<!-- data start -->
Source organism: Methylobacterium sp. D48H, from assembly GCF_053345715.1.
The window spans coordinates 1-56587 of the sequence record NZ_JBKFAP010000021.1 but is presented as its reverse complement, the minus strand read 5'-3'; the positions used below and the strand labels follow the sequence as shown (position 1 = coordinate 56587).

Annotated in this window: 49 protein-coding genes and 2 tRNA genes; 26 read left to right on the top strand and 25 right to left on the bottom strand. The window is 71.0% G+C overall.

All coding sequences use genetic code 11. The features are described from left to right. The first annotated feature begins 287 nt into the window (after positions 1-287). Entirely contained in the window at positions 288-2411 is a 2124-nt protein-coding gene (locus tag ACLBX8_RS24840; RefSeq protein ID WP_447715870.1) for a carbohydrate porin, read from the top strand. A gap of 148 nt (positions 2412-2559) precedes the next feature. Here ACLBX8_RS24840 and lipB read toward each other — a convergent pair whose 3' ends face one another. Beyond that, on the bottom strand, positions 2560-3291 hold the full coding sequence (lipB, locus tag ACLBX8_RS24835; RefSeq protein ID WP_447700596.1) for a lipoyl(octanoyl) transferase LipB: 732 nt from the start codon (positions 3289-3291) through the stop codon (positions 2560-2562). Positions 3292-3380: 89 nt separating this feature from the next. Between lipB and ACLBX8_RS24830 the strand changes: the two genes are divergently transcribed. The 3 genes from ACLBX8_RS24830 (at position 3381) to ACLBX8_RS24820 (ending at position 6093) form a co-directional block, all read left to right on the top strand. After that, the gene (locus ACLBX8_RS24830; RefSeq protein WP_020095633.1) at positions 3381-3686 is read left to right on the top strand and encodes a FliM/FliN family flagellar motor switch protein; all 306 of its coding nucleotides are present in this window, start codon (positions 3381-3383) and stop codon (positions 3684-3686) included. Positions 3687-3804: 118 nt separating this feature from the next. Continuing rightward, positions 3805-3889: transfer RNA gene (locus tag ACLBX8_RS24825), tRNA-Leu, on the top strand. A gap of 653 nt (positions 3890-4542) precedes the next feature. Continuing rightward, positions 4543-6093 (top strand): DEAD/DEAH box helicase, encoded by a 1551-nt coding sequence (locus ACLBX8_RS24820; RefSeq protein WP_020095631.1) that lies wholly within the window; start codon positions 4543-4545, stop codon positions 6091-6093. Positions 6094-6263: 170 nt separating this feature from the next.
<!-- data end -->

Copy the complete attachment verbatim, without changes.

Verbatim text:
Source organism: Methylobacterium sp. D48H, from assembly GCF_053345715.1.
The window spans coordinates 1-56587 of the sequence record NZ_JBKFAP010000021.1 but is presented as its reverse complement, the minus strand read 5'-3'; the positions used below and the strand labels follow the sequence as shown (position 1 = coordinate 56587).

Annotated in this window: 49 protein-coding genes and 2 tRNA genes; 26 read left to right on the top strand and 25 right to left on the bottom strand. The window is 71.0% G+C overall.

All coding sequences use genetic code 11. The features are described from left to right. The first annotated feature begins 287 nt into the window (after positions 1-287). Entirely contained in the window at positions 288-2411 is a 2124-nt protein-coding gene (locus tag ACLBX8_RS24840; RefSeq protein ID WP_447715870.1) for a carbohydrate porin, read from the top strand. A gap of 148 nt (positions 2412-2559) precedes the next feature. Here ACLBX8_RS24840 and lipB read toward each other — a convergent pair whose 3' ends face one another. Beyond that, on the bottom strand, positions 2560-3291 hold the full coding sequence (lipB, locus tag ACLBX8_RS24835; RefSeq protein ID WP_447700596.1) for a lipoyl(octanoyl) transferase LipB: 732 nt from the start codon (positions 3289-3291) through the stop codon (positions 2560-2562). Positions 3292-3380: 89 nt separating this feature from the next. Between lipB and ACLBX8_RS24830 the strand changes: the two genes are divergently transcribed. The 3 genes from ACLBX8_RS24830 (at position 3381) to ACLBX8_RS24820 (ending at position 6093) form a co-directional block, all read left to right on the top strand. After that, the gene (locus ACLBX8_RS24830; RefSeq protein WP_020095633.1) at positions 3381-3686 is read left to right on the top strand and encodes a FliM/FliN family flagellar motor switch protein; all 306 of its coding nucleotides are present in this window, start codon (positions 3381-3383) and stop codon (positions 3684-3686) included. Positions 3687-3804: 118 nt separating this feature from the next. Continuing rightward, positions 3805-3889: transfer RNA gene (locus tag ACLBX8_RS24825), tRNA-Leu, on the top strand. A gap of 653 nt (positions 3890-4542) precedes the next feature. Continuing rightward, positions 4543-6093 (top strand): DEAD/DEAH box helicase, encoded by a 1551-nt coding sequence (locus ACLBX8_RS24820; RefSeq protein WP_020095631.1) that lies wholly within the window; start codon positions 4543-4545, stop codon positions 6091-6093. Positions 6094-6263: 170 nt separating this feature from the next.